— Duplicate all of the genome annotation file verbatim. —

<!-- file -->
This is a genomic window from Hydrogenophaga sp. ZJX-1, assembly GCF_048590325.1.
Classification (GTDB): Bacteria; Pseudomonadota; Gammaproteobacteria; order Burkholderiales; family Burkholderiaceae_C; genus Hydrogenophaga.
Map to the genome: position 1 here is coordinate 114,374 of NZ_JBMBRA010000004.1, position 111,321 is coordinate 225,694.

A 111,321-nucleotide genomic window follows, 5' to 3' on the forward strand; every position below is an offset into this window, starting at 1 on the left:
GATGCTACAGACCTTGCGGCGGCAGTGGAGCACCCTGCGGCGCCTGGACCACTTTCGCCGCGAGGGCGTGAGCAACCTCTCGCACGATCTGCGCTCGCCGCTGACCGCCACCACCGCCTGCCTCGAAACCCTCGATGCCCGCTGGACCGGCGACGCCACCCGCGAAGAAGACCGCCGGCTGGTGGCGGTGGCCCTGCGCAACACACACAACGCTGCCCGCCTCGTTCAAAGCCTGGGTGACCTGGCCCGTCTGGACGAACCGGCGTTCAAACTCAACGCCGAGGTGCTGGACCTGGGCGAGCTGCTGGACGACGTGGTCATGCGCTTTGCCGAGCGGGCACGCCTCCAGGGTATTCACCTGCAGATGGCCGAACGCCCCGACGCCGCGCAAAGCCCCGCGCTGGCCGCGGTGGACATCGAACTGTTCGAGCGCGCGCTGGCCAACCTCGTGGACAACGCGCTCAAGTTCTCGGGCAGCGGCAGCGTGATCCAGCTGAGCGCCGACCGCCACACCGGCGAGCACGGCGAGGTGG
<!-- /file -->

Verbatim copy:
This is a genomic window from Hydrogenophaga sp. ZJX-1, assembly GCF_048590325.1.
Classification (GTDB): Bacteria; Pseudomonadota; Gammaproteobacteria; order Burkholderiales; family Burkholderiaceae_C; genus Hydrogenophaga.
Map to the genome: position 1 here is coordinate 114,374 of NZ_JBMBRA010000004.1, position 111,321 is coordinate 225,694.

A 111,321-nucleotide genomic window follows, 5' to 3' on the forward strand; every position below is an offset into this window, starting at 1 on the left:
GATGCTACAGACCTTGCGGCGGCAGTGGAGCACCCTGCGGCGCCTGGACCACTTTCGCCGCGAGGGCGTGAGCAACCTCTCGCACGATCTGCGCTCGCCGCTGACCGCCACCACCGCCTGCCTCGAAACCCTCGATGCCCGCTGGACCGGCGACGCCACCCGCGAAGAAGACCGCCGGCTGGTGGCGGTGGCCCTGCGCAACACACACAACGCTGCCCGCCTCGTTCAAAGCCTGGGTGACCTGGCCCGTCTGGACGAACCGGCGTTCAAACTCAACGCCGAGGTGCTGGACCTGGGCGAGCTGCTGGACGACGTGGTCATGCGCTTTGCCGAGCGGGCACGCCTCCAGGGTATTCACCTGCAGATGGCCGAACGCCCCGACGCCGCGCAAAGCCCCGCGCTGGCCGCGGTGGACATCGAACTGTTCGAGCGCGCGCTGGCCAACCTCGTGGACAACGCGCTCAAGTTCTCGGGCAGCGGCAGCGTGATCCAGCTGAGCGCCGACCGCCACACCGGCGAGCACGGCGAGGTGG